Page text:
I was asked by PGW President, Pinky Peralta, to write about our annual exhibit, Hues of Hope which she intends to be submitted to newspapers and perhaps, magazines. I wrote it last night, August 11 and finshed it this morning.
In 2016, a set of young, very promising artists, linked by their love for an art medium reputedly to be the hardest one of all – watercolor, decided to form a group that would, among others, introduce the public to the medium. This is not an easy task as there is just a very limited audience who is also partial to the more popular classics done either in oil or acrylic. We have never known a watercolor painting to be an end in itself. We always thought that watercolor is, at best, a preliminary work, a study on color harmony and composition for a much bigger opus. This is understandable simply because the common tao is not attuned to the idiosyncrasies of the said medium. In a country that does not see the aesthetic value of modern art, in spite of the fact that it has been with us since the 19th century rendering this genre anachronistic, hence, it is less likely for them to understand the fluidity of colors, the looseness of style, with various hues bleeding and oftentimes applied out of the line as we were told to do when we were young as characteristics of watercolor painting. Present, too, are several misconceptions, i.e. it is not as lasting as oil or acrylic simply because it is put on paper and not on canvas, it fails to stand the test of time as oil or acrylic does rendering it a cheap art form.
Notwithstanding the odds, this group of idealistic watercolorists prevailed and after a year, the founder and President of the International Watercolor Society or IWS, Mr Atanur, took notice and invited them to be a part of the international organization. Encouraged, they took it as an opportunity to invite more people to join and the organization grew bigger. Several years thereafter, the organization took a refining and in 2020, in the hopes of a much needed hegira, underwent a reorganization, ratified a new Constitution and By Laws, voted a new set of Board of Directors and eventually, its officers. Thus, the Philippine Guild of Watercolorists or PGW is born.
Among the activities embarked by PGW include seminars and workshops, plein-air sessions and exhibits to name a few. The membership has grown and now include a good mix of newbies, mostly professionals who have been long time aficionados and those who have just picked up the brush trying their hand on a new hobby mixed with professional painters who enjoy the camaraderie brought about by the association, learning other ways to express themselves using the medium. The group also has a pool of Filipino masters called Honorary Members, who will be there to offer guidance and inspiration.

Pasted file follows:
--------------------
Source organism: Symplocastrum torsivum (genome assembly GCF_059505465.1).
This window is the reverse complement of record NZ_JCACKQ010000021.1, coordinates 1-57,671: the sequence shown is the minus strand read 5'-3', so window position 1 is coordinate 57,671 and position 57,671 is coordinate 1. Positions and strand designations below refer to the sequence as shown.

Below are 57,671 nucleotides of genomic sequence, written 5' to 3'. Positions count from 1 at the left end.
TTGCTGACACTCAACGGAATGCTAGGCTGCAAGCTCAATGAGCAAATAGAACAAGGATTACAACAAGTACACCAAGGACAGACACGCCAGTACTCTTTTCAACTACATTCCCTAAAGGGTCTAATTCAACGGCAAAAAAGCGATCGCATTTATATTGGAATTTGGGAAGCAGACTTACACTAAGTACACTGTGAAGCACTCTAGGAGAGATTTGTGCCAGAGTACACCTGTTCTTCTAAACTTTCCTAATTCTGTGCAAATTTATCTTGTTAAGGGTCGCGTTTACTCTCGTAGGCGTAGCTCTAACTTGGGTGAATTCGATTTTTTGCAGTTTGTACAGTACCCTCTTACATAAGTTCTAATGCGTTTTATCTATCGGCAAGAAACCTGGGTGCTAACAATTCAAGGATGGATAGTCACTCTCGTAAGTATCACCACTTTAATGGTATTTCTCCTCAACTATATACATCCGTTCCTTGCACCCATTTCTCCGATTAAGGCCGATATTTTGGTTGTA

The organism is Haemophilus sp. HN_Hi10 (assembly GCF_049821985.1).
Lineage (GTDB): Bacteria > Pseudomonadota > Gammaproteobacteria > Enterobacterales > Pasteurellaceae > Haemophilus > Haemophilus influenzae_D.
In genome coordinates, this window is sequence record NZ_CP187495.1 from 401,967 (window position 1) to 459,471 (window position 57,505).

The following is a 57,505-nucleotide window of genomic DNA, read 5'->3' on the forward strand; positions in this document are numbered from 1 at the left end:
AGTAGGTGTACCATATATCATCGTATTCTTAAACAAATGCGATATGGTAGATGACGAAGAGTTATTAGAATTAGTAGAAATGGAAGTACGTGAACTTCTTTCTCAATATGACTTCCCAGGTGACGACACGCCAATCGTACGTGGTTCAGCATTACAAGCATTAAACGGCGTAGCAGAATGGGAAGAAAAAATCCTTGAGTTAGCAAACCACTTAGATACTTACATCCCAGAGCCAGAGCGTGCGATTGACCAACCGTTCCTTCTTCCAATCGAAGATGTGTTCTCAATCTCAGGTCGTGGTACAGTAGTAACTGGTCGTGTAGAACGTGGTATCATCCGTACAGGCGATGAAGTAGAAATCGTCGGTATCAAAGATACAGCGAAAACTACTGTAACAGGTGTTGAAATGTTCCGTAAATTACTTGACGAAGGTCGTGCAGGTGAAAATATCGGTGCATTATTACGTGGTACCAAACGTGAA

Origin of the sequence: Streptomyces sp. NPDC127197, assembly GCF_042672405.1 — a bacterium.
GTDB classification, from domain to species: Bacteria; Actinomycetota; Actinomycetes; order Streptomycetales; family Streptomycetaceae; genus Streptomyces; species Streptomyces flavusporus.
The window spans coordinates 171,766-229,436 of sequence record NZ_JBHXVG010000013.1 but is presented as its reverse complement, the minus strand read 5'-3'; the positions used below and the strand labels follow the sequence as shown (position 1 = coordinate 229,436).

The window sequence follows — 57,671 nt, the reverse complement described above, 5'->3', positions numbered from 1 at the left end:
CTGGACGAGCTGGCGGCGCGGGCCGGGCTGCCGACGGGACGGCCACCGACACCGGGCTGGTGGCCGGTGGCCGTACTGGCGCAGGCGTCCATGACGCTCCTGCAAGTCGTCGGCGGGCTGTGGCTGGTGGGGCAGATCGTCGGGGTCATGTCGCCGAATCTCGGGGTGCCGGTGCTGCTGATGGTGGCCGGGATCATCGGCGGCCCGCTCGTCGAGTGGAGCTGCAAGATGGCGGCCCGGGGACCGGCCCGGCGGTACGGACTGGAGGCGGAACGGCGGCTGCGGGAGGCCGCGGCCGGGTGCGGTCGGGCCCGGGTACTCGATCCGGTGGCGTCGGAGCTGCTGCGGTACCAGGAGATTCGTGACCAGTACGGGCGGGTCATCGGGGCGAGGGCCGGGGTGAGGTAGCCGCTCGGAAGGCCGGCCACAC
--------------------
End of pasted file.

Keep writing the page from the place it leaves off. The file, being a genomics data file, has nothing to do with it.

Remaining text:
The group has gone a long way from its inception to the present. As a community of artists bound by their pursuit to explore and promote watercolor, the group met once a month at the GSIS, invited practitioners of the medium to make demonstrations and have the participants paint based on what they have learned that day until Covid 19 came. The pandemic did not deter the enthusiasm of the group,, though. Meetings were conducted via zoom where the officers hatched different ways to benefit its membership. During the first year of the pandemic, the organization launched the Kwentuhan series whereby invited professional watercolorists were interviewed kwentuhan style. Thereafter, these professionals made a demonstration of their techniques. The series ended with an online exhibit at the end of the year capping it with a catalogue of all the entries coupled by a narrative of the artists talking about their craft and their experiences doing their exhibited painting.
Once again, the Philippine Guild of Watercolorists, will be launching another show entitled Hues of Hope. Scheduled to have its annual exhibit on September 2 – 30, 2021, at the LRI Design Plaza, the organization decided to kick it up a notch. This year, it has been decided to do a juried exhibit whereby all entries shall undergo the scrutiny of a jury, not of their peers – yet - but those so-called masters. The term masters cannot be underplayed for they are truly respected in the field here and abroad. The illustrious jury include: Ze Ze Lai, Praful Sawant, Eudes Correia and our very own, Cid Reyes and Ferdinand Isleta. To encourage its members to join, as if the honor of having ones work put on display at the famous LRI gallery is sufficient reason to brag about, the organizers turned the exhibit into a friendly competition among the members with a bag prize of Php50, 000 for the champion. The month long exhibit shall be filled with different activities like live demos of different watercolor styles and virtual ones conducted by international masters, seminars on copyright, how to market ones paintings, etc.
Why Hues of Hope? Why not? There are a lot of reasons why the group has turned painting in watercolor an avenue for optimism. The hobby of painting is therapeutic especially witnessed by the newcomers who found solace in painting as a means to while away the time during the lockdowns and NECQ’s or never ending community quarantines. Some of them have begun selling their masterpieces to friends and surprisingly, strangers who discovered their art making their hobby an even more worthwhile enterprise. Lastly, the organization has encouraged its members to join international competitions in which, once more to their surprise, their works were accepted. While a member has yet to win a major prize abroad, this endeavour paved the way for our watercolorists to be known and have the country be recognized as a true hub of well-known watercolorists. Truly, this exhibit provides a lot of hope and positivity amid uncertainty and turmoil brought about by the pandemic.
A River's Burden
Watercolor on Arches Paper
15 X 22 inches